Bryan Hannegan, White House Council on Environmental Quality, reiterated the point that buildings in the U.S. consume 1/3 of all energy and 2/3 of electricity use. He noted that the memorandum signed January 24 by 17 federal agencies will help those building new federal structures to have a case for waterless urinals, smart landscaping, smart design—improvements that could lead to 20-30% savings off the operations of a building. Hannegan speke at the White House Summit on Federal Sustainable Buildings in Washington, D.C., January 26.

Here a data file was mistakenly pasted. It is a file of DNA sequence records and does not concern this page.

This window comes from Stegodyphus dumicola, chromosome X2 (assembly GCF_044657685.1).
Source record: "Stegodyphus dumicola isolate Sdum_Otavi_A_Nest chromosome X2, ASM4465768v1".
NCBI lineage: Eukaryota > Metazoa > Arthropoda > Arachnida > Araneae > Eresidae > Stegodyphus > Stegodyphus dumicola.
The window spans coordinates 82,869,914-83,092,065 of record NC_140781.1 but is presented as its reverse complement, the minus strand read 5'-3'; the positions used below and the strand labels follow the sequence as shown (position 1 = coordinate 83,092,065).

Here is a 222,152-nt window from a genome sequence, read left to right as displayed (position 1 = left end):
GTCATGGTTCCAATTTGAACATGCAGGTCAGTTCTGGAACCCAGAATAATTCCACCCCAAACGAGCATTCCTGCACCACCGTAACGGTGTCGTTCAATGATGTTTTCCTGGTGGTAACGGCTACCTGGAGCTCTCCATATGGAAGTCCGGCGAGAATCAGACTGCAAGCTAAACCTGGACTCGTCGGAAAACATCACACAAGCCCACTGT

Hannegan stressed the importance of numbers in the current administration: “It’s very important to focus on the metrics. The President likes to know about measurements of success.”
Also crucial: greater integration of public health and safety issues in workspaces for federal employees—“not only better energy savings, but a better environment, and happier workers,” said Hannegan. He stressed that “we need federal buildings that last, but that also are good for the people who are working inside.”